A Major Piracy Group That Bootlegged Blu-Ray Movies and TV Shows is Dismantled

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A piracy group that’s spent almost a decade obtaining Blu-ray discs of unreleased movies and TV shows in order to bootleg them has been shut down, according to law enforcement. 

The US Justice Department said on Wednesday they arrested two members of the “Sparks Group,” which has been conspiring to spread pirated content since at least 2011.

In addition, Europol shut down dozens of servers tied to the group, which it claims is one of the largest online piracy organizations on the planet.

A seized computer from the Europol raid. (Credit: Europol)

The first suspect 50-year-old George Bridi was arrested in Cyprus while his associate Jonatan Correa, 36, was nabbed in Olathe, Kansas. The third member, the 39-year-old Norwegian Umar Ahmad, remains at large. 

The group pulled off their piracy by claiming they were home video retailers and then tricking DVD and Blu-ray wholesale distributors into supplying them the discs weeks prior to the actual release dates. They’d then use computer software to help them crack the copyright protections on the discs before copying the content, and circulating it over the internet. 

“Over the course of the conspiracy, the Sparks Group has successfully reproduced and disseminated hundreds of movies and television shows prior to their retail release date, including every movie released by major production studios,” the indictments against the suspects read.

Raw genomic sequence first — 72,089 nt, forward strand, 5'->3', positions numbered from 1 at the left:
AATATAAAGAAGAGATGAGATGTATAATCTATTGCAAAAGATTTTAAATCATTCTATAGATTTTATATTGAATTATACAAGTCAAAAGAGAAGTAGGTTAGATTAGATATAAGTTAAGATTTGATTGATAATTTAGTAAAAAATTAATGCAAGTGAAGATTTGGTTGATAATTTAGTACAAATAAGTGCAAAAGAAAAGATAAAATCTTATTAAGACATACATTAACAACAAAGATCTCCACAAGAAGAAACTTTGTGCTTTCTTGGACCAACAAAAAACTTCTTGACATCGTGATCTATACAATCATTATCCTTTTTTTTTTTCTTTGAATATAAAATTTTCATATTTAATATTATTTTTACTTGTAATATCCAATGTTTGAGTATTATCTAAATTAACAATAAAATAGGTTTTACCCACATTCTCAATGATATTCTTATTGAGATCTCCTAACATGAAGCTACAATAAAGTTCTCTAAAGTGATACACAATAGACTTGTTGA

To spread the pirated copies, the group used streaming sites, peer-to-peer networks, torrent networks and other servers to make the content available over the internet. The bootlegged media was also tagged with names such as “sparks,” “drones,” “rovers,” “geckos,” and “sprinter,” among others. 

The Justice Department estimates the Sparks Group caused tens of millions in losses to the film production studios. How investigators managed to identify and nab the suspects wasn’t made clear. But Europol says international law enforcement took down 60 servers the group was using to host the pirated media.

“The servers were located around the world in Canada, Czechia, Denmark, France, Germany, Latvia, the Netherlands, Norway, Poland, Portugal, Romania, South Korea, Spain, Sweden, Switzerland, and the United Kingdom,” Europol added. 

All three suspects face a maximum penalty of five years in prison for the copyright infringement. Bridi also faces a maximum penalty of 20 additional years in prison for wire fraud, and another five for conspiring to transport stolen property.

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